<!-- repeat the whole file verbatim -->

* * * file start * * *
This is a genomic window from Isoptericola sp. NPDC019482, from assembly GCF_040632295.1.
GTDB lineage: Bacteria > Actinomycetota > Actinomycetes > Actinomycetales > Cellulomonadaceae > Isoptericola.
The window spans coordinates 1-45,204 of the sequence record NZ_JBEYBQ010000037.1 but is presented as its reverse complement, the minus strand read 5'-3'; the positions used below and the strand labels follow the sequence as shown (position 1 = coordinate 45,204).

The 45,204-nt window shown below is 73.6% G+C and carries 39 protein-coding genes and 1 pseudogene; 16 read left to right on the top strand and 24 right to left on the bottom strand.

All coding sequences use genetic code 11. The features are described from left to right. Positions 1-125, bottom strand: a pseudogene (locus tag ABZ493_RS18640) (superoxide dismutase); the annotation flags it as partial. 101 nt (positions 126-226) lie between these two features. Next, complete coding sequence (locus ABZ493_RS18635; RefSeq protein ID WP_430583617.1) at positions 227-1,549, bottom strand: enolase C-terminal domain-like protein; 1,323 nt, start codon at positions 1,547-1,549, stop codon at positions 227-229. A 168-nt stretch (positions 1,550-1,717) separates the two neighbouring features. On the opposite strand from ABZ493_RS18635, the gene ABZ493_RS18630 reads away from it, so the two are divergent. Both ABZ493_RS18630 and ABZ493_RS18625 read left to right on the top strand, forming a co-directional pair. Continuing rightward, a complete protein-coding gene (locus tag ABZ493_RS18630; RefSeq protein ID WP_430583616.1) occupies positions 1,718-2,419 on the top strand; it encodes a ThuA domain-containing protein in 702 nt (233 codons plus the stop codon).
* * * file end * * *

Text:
This is a genomic window from Isoptericola sp. NPDC019482, from assembly GCF_040632295.1.
GTDB lineage: Bacteria > Actinomycetota > Actinomycetes > Actinomycetales > Cellulomonadaceae > Isoptericola.
The window spans coordinates 1-45,204 of the sequence record NZ_JBEYBQ010000037.1 but is presented as its reverse complement, the minus strand read 5'-3'; the positions used below and the strand labels follow the sequence as shown (position 1 = coordinate 45,204).

The 45,204-nt window shown below is 73.6% G+C and carries 39 protein-coding genes and 1 pseudogene; 16 read left to right on the top strand and 24 right to left on the bottom strand.

All coding sequences use genetic code 11. The features are described from left to right. Positions 1-125, bottom strand: a pseudogene (locus tag ABZ493_RS18640) (superoxide dismutase); the annotation flags it as partial. 101 nt (positions 126-226) lie between these two features. Next, complete coding sequence (locus ABZ493_RS18635; RefSeq protein ID WP_430583617.1) at positions 227-1,549, bottom strand: enolase C-terminal domain-like protein; 1,323 nt, start codon at positions 1,547-1,549, stop codon at positions 227-229. A 168-nt stretch (positions 1,550-1,717) separates the two neighbouring features. On the opposite strand from ABZ493_RS18635, the gene ABZ493_RS18630 reads away from it, so the two are divergent. Both ABZ493_RS18630 and ABZ493_RS18625 read left to right on the top strand, forming a co-directional pair. Continuing rightward, a complete protein-coding gene (locus tag ABZ493_RS18630; RefSeq protein ID WP_430583616.1) occupies positions 1,718-2,419 on the top strand; it encodes a ThuA domain-containing protein in 702 nt (233 codons plus the stop codon).